With time also comes change, and brings with it the first essentially theological question for the church: What will we say today that we said differently yesterday, remaining appropriate to our time yet faithful to our message? This question brings us to an equally important fact of the church's existence: its sent-ness into the world. The church belongs to no geographic area, no fixed boundary, no one civilization or cultural milieu. The church has been commissioned and sent among the nations, sojourning in exile yet with a clear directive, and therefore the question of how to speak to evolving temporal contexts applies equally to diverse cultural contexts. What, for example, does it mean to communicate the gospel in Austin, Texas, in 2010, compared to Tomsk, Russia, in 1210, or to Hippo Regius in 410? The question is one of both time and place.

Thus, these two variables—implicit in the church's constitutive mission—impinge directly on the formulation and articulation of the message of the church's commissioning. How to speak it faithfully and truly without simply repeating it ad nauseam is the whole project. And yet that it can be done is revealed not only in the fact that the church has been sent—i.e., that the church's dispersion is not happenstance but part and parcel of the job description—but precisely in the character of the church's message: a story, told and retold, by human speech.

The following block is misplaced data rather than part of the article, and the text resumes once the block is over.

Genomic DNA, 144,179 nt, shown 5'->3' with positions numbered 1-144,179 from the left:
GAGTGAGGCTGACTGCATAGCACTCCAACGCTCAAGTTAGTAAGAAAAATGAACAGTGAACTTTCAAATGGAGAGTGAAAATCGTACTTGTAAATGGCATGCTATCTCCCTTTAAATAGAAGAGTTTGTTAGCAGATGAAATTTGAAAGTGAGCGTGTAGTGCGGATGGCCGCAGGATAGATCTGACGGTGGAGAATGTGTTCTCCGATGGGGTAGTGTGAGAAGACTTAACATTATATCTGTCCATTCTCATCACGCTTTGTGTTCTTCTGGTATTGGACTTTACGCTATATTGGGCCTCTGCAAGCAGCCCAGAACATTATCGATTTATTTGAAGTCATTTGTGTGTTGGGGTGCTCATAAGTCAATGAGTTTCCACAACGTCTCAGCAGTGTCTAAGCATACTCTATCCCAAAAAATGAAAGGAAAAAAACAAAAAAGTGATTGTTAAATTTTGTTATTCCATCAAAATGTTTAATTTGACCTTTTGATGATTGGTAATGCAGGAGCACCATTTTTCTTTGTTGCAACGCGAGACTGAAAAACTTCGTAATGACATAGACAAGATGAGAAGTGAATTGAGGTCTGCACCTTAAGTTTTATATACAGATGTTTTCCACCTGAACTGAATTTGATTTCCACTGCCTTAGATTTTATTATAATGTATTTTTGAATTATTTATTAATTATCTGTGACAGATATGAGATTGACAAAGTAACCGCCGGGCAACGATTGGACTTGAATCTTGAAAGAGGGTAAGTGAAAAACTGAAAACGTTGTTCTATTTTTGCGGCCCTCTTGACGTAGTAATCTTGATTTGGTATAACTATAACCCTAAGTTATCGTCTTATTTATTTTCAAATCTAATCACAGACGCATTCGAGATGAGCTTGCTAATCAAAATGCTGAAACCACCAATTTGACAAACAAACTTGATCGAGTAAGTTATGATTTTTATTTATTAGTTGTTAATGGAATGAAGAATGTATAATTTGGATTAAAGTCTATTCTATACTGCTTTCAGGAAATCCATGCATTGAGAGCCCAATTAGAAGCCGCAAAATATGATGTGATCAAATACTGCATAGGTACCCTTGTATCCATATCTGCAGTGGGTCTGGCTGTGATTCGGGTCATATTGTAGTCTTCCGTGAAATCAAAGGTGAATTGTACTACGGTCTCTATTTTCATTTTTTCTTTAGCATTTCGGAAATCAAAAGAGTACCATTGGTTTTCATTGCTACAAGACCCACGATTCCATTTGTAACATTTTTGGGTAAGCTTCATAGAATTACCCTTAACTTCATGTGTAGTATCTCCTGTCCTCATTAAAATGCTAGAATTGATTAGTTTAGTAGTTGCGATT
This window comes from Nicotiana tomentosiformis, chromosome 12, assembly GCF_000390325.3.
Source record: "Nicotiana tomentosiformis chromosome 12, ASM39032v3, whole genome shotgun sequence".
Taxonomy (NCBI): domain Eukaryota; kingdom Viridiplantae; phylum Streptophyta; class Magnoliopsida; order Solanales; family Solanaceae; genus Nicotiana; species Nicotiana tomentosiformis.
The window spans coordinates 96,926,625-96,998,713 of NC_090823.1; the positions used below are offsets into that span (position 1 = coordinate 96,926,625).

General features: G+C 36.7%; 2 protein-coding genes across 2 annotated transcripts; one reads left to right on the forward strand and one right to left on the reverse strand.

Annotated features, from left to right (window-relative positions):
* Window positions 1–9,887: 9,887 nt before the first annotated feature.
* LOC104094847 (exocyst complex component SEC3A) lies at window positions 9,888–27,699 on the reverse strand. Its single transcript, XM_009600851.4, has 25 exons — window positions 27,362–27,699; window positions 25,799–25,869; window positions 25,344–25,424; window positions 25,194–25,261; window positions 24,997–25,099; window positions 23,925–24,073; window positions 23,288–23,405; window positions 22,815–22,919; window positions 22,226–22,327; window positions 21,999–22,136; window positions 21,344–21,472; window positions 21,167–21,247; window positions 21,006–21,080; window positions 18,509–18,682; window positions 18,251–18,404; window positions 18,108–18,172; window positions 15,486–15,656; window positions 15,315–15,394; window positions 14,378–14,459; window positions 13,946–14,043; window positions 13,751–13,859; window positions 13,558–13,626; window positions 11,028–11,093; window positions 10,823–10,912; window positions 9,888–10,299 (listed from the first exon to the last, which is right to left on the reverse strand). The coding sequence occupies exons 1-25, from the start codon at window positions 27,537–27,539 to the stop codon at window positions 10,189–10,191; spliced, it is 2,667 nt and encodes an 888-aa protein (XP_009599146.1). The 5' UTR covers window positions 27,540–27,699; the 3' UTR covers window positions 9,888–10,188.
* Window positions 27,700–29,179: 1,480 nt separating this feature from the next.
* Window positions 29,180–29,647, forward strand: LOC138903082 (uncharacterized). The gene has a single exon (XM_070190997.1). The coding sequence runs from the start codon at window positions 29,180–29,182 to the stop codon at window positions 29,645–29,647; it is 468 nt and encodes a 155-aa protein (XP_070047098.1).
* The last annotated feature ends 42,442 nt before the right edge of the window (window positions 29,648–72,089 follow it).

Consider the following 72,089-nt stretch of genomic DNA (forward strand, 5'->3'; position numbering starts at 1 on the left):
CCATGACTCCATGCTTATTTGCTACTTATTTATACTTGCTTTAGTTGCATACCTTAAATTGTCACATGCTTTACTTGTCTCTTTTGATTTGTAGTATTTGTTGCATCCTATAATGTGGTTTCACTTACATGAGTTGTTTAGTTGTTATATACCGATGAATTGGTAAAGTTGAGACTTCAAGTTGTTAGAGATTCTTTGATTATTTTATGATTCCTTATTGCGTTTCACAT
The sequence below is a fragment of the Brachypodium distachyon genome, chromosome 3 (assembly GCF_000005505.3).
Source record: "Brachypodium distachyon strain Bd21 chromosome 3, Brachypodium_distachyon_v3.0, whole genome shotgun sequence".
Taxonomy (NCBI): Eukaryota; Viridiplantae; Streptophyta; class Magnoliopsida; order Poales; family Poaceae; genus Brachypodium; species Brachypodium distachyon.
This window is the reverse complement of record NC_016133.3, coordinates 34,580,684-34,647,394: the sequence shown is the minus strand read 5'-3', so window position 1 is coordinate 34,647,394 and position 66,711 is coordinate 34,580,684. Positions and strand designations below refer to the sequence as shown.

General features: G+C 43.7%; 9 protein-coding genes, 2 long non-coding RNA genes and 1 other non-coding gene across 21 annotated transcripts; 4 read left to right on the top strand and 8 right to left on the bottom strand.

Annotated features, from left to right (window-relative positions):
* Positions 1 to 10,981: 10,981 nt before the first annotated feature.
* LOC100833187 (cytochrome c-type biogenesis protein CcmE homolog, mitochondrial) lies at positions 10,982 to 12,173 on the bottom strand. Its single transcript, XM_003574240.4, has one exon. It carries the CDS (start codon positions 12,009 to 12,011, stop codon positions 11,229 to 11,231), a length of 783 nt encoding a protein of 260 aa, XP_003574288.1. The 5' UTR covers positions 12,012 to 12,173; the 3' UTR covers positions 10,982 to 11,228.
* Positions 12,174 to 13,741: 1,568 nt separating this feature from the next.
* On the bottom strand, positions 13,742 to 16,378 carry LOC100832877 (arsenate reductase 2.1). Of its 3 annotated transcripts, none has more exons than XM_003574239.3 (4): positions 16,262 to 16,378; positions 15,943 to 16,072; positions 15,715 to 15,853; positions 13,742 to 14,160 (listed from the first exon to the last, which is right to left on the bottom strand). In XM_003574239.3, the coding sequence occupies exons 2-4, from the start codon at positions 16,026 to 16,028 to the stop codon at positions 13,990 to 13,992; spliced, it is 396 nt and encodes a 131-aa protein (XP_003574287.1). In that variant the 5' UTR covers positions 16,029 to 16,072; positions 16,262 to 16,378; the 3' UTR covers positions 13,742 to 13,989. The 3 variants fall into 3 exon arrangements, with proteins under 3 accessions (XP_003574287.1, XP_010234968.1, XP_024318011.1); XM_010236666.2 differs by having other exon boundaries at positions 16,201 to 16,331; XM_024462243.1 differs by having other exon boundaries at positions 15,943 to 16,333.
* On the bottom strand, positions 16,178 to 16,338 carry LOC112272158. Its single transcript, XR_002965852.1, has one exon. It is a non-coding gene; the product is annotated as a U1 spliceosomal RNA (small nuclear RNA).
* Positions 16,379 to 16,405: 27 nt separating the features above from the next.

The story given to the church is the story of Jesus. But this Jesus' story is at the center of a larger story, one of the true God and his life with the world: creation, redemption, and consummation; sin, death, and slavery; exodus and resurrection; Israel, cross, and new creation. It is the grand salvific drama of the Father, Son, and Holy Spirit, whose life of love revealed in the death and resurrection of Jesus of Nazareth is the hope of the nations and the light of the world.

That is one short way to tell the story. But as new situations, ideas, and communities encounter the church's storytelling, the church's task becomes distinctly theological inasmuch as its members must discern creative ways to meet temporal, cultural, and other challenges appropriate to the context and faithful to the gospel.

Every season of the church's history testifies to the inevitability of theological engagement. Paul faced it in the question over Gentiles' supposed need to become Jewish proselytes as a prerequisite to membership in the covenant people. Irenaeus faced it in the Gnostic challenge of whether Jesus actually came in the flesh. Athanasius faced it in the question of Jesus' divinity, the Cappadocians in the triune relations, Chalcedon in the two natures of Christ, and so on. These were not spontaneous philosophical pontifications, nor were they alien adulterations of the pure or simple gospel. They were instead timely and creative responses to new challenges facing the church's mission. The question came in a way it had not before: Is Jesus God, or not? And the church—as messy, disordered, chaotic, and fallible as any other human endeavor—came to say the old gospel anew: If Jesus is not God, the game is up. Therefore, those who do not affirm Jesus as God cannot be said to be the church—that is, cannot be said to belong to that community sent by Jesus with his message.